Viewing each individual as a unique portfolio of experiences, abilities, interests, and aspirations allows workers more agency in how they apply their skills at work.
Highlighting skills in a human-centered approach to workforce planning
Companies have been operating in a job-based model for over a century. It’s unlikely that a shift towards alternative ways of planning work will happen overnight. And yet, a number of companies are trying to evolve to skills-based and human centered models. It looks a little something like this:
Rather than having a rigid job-to-employee relationship, companies are beginning to foster a relationship between skills and individuals. The workforce is made up of distinct individuals that can leverage their vast skill set across a variety of work. Each individual in the workforce has the capacity for continued learning and growth, and chooses how to deploy their skills.
Rather than implementing a hierarchy organized by jobs, companies are creating a fluid way of work that cultivates an agile, meaningful place to work. As advocated for in Work without Jobs, one approach is to fractionalize the work, creating value-based chunks of work for mission-driven workers to tackle. Another approach could be to broaden the work, where workers commit to solving broader challenges by flexibly applying their skills.
Rather than making decisions about workers and organizing work based on the job, companies are organizing work based on attributes and skills of the workers. This means ensuring that the base construct of work is skills rather than jobs, and re-evaluating hiring practices, workforce planning, compensation, performance management, and even leadership. For example, today hiring involves opening up a job, AI screening of candidates, and then interviewing them. In a skills-based hiring scenario, the hiring manager would first need to describe the essence of the work that needs to get done, the skills needed to perform, and what type of worker makes most sense (e.g. a full-time worker vs. a freelancer). Then, workers would be matched to the work based on their skillset.
New forms of workforce planning in practice
While still early days of the global evolution of the workforce, there are a few pioneer companies that are starting to implement alternative practices:
Unilever. Anish Singh, head of HR for Australia and New Zealand stated: “We’re beginning to think about each role at Unilever as a collection of skills, rather than simply a job title.” In fact, Unilever has implemented an internal talent marketplace that allows individuals to display their skills, and fluidly move across projects to utilize their multifaceted skill sets. Workers can be full-time with Unilever, or contracted workers to be on this talent marketplace.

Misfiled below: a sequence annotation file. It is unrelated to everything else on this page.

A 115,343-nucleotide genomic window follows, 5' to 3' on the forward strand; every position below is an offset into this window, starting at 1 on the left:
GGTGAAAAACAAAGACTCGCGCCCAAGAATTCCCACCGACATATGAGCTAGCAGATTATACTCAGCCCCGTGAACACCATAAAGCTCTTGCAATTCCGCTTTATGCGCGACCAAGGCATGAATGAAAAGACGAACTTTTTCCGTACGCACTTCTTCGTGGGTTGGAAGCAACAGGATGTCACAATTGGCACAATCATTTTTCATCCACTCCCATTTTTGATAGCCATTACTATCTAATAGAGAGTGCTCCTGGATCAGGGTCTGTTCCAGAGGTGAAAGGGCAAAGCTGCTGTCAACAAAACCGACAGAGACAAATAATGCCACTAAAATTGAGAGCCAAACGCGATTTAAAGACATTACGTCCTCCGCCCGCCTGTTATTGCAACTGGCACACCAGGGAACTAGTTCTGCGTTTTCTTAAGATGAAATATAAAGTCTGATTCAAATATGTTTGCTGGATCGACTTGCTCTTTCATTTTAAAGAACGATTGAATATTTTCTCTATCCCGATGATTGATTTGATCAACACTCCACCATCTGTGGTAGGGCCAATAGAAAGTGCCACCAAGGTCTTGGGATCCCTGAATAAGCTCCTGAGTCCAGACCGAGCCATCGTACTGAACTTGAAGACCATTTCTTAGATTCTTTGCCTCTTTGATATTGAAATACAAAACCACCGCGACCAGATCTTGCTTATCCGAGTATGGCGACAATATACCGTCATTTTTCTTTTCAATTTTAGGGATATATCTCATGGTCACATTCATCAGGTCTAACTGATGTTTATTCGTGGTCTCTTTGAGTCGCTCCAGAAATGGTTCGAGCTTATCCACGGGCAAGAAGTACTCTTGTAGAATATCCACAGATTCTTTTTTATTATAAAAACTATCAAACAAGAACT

Brightfield. Digital transformation is key to the newly evolving vision of the workforce, and Brightfield helps with just that. They are building the world’s most trusted extended workforce guided buying platform. They ingest data about the work, suppliers, contracts, and people, analyze the data, and then translate insights into recommendations for optimal contract labor decisions.
A.Team. A member’s only network that empowers the world’s top tech builders to team up and build things that matter. Companies create teams with A.Team to either help them build something from scratch, or supercharge the teams they already have today.
Changes to workforce planning are already here
For most, the idea of a formal “job” no longer being the building block of the workforce is almost unimaginable—but the skills-based transition is happening, and is likely here to stay. The acceleration of innovation, and the speed at which the world moves today requires companies to re-examine what their workforce might look like, and brace themselves for change. The rethink of our workforce operating model isn’t just coming—it’s here.
And while we are at it, perhaps we can reframe the notion of “job hunt” or “head hunting” into something more humanizing too…